Atomic State

An experimental state managment library I’m working on as a side project:)

Currently, this works for any React application (native or web), but persistence only works in the web, if you are using React Native, you’ll have to implement your own persistence method:)

How does it work?

You can have your state(s), or atoms (yes, like Recoil), separated from your components, in different modules, etc.

Creating an atom

The createAtom creates a state that can be used by different components, and will be in sync across them (and can be updated by them)

(You don’t need to use a Context).

First:

npm install --save atomic-state

or

yarn add --save atomic-state

Then

import { createAtom, useAtom } from "atomic-state";

For example:

const EMAIL = createAtom({
  /* the name of the atom */
  name: "email-state",
  /* default value */
  default: "",
  /* if true, this atom's value will be saved to localStorage */
  localStoragePersistence: true,
  /* custom methods for updating the state of this atom, or just running some code */
  actions: {
    /*
        Actions take one param with three properties:
        'args' - The only param passed when calling the action
        'state' - Current state
        'dispatch' - Function to update the state
        For example, this changes the case of this atom's value.
        */
    changeCase({ args, state, dispatch }) {
      dispatch((email) =>
        args.type === "uper" ? email.toUpperCase() : email.toLowerCase()
      );
    },
  },
});

Using an atom

You’ve created your first aesthetic atom 🎉
Let’s use it.

You have your app, your main component, you can use an atom in a similar way than with useState, using the useAtom hook.

useState returns two items, the state, and the function to update it.

useAtom returns three items, the first two are just like in a normal useState call, the third item is the actions object of that atom (except it’s not, you can only pass one argument to these actions, and that will become the args property of the action).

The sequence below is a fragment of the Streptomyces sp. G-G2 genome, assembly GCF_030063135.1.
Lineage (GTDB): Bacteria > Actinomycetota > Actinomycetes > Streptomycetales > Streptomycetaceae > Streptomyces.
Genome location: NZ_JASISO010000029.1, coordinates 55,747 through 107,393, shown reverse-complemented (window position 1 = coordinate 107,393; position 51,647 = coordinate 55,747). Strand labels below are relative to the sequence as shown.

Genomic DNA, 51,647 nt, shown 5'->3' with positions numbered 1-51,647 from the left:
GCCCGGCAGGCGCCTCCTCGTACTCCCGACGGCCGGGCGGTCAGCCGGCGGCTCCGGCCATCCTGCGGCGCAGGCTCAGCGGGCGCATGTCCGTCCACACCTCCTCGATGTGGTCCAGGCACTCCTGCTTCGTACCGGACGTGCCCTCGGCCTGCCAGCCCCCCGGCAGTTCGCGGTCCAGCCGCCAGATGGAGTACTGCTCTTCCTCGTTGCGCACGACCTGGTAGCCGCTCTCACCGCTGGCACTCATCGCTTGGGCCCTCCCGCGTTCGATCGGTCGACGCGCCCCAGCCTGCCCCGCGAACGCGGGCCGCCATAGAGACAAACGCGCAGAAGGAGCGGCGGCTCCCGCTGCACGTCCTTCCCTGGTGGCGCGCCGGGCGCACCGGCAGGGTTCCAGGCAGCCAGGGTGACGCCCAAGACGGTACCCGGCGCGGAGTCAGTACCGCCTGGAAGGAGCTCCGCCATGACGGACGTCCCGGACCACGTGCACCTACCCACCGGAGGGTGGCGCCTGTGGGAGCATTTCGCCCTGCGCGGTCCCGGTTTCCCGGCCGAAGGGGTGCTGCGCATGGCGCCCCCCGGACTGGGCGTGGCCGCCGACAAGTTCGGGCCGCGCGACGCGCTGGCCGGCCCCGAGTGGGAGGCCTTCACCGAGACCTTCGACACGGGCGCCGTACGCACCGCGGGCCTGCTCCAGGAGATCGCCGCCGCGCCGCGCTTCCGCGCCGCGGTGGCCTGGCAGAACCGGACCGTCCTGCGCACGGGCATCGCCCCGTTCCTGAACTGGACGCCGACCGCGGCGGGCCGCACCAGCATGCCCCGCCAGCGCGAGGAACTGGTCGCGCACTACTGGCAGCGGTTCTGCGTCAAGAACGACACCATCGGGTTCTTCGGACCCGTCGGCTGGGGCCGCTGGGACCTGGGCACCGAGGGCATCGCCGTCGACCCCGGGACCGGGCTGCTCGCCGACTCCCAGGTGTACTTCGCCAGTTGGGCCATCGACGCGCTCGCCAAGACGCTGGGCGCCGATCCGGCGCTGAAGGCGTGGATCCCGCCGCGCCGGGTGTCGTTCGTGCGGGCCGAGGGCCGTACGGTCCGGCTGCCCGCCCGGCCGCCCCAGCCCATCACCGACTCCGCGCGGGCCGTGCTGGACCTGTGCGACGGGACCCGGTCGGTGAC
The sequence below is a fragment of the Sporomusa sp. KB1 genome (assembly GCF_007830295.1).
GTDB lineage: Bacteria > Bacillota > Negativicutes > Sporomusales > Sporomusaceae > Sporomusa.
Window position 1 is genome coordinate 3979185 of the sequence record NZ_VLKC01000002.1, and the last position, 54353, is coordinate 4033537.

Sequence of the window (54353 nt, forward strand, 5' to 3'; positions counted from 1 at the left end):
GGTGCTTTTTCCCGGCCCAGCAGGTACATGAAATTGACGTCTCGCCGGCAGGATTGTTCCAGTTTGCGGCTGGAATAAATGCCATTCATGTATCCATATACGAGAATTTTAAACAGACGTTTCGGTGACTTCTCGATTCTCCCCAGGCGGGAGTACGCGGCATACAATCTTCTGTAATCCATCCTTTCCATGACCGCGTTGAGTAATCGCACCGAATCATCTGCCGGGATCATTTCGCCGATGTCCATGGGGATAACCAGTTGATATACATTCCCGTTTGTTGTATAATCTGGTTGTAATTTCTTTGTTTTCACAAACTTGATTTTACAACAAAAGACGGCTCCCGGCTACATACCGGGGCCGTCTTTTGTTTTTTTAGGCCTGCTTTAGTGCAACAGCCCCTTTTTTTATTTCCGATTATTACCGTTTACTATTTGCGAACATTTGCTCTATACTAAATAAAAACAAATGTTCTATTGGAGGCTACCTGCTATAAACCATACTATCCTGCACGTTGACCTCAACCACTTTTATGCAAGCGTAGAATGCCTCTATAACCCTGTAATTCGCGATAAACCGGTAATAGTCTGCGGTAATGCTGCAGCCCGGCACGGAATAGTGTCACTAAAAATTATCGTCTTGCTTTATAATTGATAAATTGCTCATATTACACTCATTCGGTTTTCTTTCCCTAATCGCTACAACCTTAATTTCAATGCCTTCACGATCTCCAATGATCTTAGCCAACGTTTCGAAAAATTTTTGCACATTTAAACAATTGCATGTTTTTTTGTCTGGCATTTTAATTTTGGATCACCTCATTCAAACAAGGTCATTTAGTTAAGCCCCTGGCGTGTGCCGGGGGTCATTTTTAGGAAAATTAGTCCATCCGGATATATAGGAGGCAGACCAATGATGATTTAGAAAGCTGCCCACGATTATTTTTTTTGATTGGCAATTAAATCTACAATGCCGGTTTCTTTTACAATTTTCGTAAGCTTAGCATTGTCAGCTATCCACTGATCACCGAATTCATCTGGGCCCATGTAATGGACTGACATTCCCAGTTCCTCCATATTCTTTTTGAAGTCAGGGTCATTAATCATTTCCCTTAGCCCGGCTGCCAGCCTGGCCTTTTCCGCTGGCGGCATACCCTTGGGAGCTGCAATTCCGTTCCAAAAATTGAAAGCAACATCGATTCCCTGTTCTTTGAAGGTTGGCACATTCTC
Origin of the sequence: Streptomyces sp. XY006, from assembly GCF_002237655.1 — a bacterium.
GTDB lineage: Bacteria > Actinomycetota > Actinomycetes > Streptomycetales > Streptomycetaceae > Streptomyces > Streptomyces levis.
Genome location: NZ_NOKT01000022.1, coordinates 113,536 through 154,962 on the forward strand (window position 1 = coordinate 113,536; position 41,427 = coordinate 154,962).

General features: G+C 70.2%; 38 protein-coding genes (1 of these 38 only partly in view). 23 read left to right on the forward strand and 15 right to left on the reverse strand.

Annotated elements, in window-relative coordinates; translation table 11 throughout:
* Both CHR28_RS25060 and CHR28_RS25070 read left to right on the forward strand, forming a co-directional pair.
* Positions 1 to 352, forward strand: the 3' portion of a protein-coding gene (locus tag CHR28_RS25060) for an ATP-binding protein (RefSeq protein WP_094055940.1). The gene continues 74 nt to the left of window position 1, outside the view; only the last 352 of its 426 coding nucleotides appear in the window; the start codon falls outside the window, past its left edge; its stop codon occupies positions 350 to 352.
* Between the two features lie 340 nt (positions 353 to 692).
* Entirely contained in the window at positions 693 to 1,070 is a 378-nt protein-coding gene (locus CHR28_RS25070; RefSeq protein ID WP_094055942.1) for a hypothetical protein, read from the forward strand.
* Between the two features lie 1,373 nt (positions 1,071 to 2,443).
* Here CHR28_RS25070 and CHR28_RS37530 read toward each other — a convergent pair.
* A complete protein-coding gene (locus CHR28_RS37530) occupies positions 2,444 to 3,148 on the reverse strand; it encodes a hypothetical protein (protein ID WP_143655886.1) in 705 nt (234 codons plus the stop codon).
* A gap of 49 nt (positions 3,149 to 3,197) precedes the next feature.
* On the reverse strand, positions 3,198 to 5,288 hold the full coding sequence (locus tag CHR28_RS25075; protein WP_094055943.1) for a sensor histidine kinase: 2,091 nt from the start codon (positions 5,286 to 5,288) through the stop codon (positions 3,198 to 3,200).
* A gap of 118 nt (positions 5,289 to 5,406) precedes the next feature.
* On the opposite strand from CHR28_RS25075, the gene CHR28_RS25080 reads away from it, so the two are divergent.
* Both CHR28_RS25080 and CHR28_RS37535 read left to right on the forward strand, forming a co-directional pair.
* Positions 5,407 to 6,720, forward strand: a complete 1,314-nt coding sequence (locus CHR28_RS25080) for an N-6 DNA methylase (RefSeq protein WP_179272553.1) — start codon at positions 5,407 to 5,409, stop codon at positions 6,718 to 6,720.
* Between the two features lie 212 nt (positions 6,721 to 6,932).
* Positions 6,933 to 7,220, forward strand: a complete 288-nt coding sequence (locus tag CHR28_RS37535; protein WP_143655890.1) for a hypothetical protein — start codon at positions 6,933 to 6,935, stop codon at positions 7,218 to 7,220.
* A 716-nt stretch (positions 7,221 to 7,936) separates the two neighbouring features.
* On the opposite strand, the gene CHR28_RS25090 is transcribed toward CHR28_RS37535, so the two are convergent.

Take a look:

import { createAtom, useAtom } from "atomic-state";

const EMAIL = createAtom({
  name: "email-state",
  default: "",
  localStoragePersistence: true,
  actions: {
    changeCase({ args, state, dispatch }) {
      dispatch((email) =>
        args.type === "upper" ? email.toUpperCase() : email.toLowerCase()
      );
    },
  },
});

const EmailForm = ({ onEmailChange }) => {
  const [email, setEmail, actions] = useAtom(EMAIL);
  useEffect(() => {
    onEmailChange(email);
  }, [email]);
  return (
    <div>
      <h3>{email}</h3>
      <input
        value={email}
        onChange={(e) => {
          setEmail(e.target.value);
        }}
      />
      <br />
      <button onClick={() => actions.changeCase({ type: "upper" })}>
        Uppercase
      </button>
      <button onClick={() => actions.changeCase({ type: "meh" })}>
        Lowercase
      </button>
    </div>
  );
};

export default function App() {
  const onEmailChange = (email) => {
    console.log(email);
  };
  console.log("Main tree was rendered");
  return (
    <div>
      <EmailForm onEmailChange={onEmailChange} />
    </div>
  );
}

Getting specific atom items

(New) If you wan to use only the atom’s value, you can use the useAtomValue hook, which returns the atom value

So, instead of:

const [value] = useAtom(atom);

You would do:

const value = useAtomValue(atom);

Same with your atom’s actions, and the dispatcher that sets the atoms value.

So it will be something like this

Before (still works the exact same way)

const [value, dispatch, actions] = useAtom(atom);

After (if you don’t want to be destructuring the value, the dispatcher or the actions, and only need one of them)

const value = useAtomValue(atom);
const dispatch = useAtomDispatch(atom);
const actions = useAtomActions(atom);

Updating a component that uses an atom will only update that component’s React tree, and other components subscribed to that atom’s state.

That’s basically it:)

GitHub

https://github.com/danybeltran/atomic-state